The RUNSAFE research group

RUNSAFE is a Danish research group with primary interest in running-related injuries. Since 2010, we have conducted studies including runners in all shapes and sizes. We wish to develop novel, motivating running schedules, which can be used by all runners regardless of their experience. 

RUNSAFE is mainly affiliated at the Department of Public Health, Aarhus University, with close collaboration to researchers at the University of Copenhagen, University of Southern Denmark, Aalborg University, and the University hospitals in Aarhus and Aalborg.

The purpose of RUNSAFE is to establish a Danish research direction with strong international collaborators with the primary focus on running injury etiology, prevention and treatment, which

  • Represents excellence within running-related injury research
  • Supports and develops initiatives,which aims to create a web-based solution for large-scale data collections and data storage from runners in Denmark and the rest of the world
  • Values to importance of dissemination and implementing evidence-based knowledge in clinical practise and running communities through collaborations with companies, organisations and athletic federations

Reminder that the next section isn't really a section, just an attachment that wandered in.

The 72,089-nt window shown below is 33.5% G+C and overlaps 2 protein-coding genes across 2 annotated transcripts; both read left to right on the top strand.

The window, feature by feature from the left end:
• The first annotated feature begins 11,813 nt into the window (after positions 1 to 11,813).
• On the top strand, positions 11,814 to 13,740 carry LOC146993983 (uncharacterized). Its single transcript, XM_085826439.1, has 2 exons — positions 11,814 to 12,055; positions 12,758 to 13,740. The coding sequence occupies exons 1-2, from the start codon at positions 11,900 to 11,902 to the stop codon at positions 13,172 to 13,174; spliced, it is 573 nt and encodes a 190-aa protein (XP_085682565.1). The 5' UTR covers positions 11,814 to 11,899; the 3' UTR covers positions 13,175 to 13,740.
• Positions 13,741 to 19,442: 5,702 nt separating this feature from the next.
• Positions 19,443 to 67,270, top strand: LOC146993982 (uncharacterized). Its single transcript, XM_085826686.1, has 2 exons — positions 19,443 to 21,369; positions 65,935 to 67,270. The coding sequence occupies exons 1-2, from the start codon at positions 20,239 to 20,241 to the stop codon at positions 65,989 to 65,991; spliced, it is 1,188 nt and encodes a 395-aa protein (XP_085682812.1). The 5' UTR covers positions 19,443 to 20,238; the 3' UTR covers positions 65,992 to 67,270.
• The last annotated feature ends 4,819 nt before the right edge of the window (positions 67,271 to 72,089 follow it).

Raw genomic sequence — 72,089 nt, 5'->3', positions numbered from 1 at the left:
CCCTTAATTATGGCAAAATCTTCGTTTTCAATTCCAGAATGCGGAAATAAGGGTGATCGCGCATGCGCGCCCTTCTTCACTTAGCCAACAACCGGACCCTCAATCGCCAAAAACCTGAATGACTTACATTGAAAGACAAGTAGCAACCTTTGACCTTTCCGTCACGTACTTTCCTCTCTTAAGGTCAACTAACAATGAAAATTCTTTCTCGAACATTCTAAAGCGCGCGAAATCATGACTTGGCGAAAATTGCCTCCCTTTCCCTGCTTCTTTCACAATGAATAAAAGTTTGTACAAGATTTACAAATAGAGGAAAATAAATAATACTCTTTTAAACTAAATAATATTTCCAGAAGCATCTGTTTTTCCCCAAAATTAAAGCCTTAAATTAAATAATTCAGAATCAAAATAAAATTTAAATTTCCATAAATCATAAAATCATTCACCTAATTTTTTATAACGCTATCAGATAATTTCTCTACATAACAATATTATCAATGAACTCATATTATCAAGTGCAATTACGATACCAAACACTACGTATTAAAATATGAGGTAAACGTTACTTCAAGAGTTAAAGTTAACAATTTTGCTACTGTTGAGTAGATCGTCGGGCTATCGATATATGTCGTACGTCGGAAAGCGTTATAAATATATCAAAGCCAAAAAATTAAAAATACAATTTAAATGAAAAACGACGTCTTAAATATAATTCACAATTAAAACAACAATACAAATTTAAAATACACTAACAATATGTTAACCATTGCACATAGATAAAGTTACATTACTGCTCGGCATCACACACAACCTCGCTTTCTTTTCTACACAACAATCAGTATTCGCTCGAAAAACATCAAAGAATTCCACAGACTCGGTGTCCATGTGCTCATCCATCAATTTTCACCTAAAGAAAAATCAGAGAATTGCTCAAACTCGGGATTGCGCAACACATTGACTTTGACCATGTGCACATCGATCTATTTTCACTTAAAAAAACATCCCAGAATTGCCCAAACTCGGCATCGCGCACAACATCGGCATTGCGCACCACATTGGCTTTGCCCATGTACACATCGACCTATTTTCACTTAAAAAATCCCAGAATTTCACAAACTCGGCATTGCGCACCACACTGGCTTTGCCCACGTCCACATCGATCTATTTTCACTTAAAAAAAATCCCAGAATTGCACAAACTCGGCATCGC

• completes courses in "running injuries" at universities targeted students of medicine, sports science and physiotherapy
  • Contributes to the education of students, runners, coaches and clinicians

Main competencies

"Our main competencies is our ability to complete large-scale prospective cohort studies and intervention trials. This is possible, because we use web-based data collection tools to gather data on running training and injury status. On top, we are extremely skilled within biostatistics and epidemiology, which enables for in-depth analyses of the data.

We are multidisciplinary with researchers from medicine, physiotherapy, sport physiology, psychology, midwifery, biomechanics, biostatistics, epidemiology and software development, which enables for different viewpoints on the research questions and methodologies".

Rasmus Oestergaard Nielsen
Research coordinator of RUNSAFE